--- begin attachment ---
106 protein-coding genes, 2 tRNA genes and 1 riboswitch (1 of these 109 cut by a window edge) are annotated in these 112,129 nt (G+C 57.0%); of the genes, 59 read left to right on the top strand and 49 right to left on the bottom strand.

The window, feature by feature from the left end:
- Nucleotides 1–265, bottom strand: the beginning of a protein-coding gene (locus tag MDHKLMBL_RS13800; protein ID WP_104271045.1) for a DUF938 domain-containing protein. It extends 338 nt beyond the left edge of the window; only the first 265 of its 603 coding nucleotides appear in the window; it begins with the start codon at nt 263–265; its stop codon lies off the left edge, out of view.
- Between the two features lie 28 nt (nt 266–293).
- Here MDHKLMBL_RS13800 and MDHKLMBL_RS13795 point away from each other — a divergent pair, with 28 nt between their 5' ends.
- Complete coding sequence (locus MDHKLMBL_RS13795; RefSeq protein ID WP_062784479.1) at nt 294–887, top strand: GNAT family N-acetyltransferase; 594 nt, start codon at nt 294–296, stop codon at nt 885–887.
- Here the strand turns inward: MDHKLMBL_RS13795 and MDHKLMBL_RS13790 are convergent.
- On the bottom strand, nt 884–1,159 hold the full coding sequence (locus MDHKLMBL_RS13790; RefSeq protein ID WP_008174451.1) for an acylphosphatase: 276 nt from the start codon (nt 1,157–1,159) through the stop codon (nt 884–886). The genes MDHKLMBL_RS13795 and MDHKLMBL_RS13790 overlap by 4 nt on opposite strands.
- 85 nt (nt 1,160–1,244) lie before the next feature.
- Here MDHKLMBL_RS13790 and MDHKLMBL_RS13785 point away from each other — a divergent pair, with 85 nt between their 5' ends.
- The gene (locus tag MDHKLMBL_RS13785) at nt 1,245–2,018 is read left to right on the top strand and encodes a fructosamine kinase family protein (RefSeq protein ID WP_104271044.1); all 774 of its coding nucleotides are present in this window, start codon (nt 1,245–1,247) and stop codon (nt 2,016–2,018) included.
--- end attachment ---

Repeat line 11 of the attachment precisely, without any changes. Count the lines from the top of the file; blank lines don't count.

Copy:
- The gene (locus tag MDHKLMBL_RS13785) at nt 1,245–2,018 is read left to right on the top strand and encodes a fructosamine kinase family protein (RefSeq protein ID WP_104271044.1); all 774 of its coding nucleotides are present in this window, start codon (nt 1,245–1,247) and stop codon (nt 2,016–2,018) included.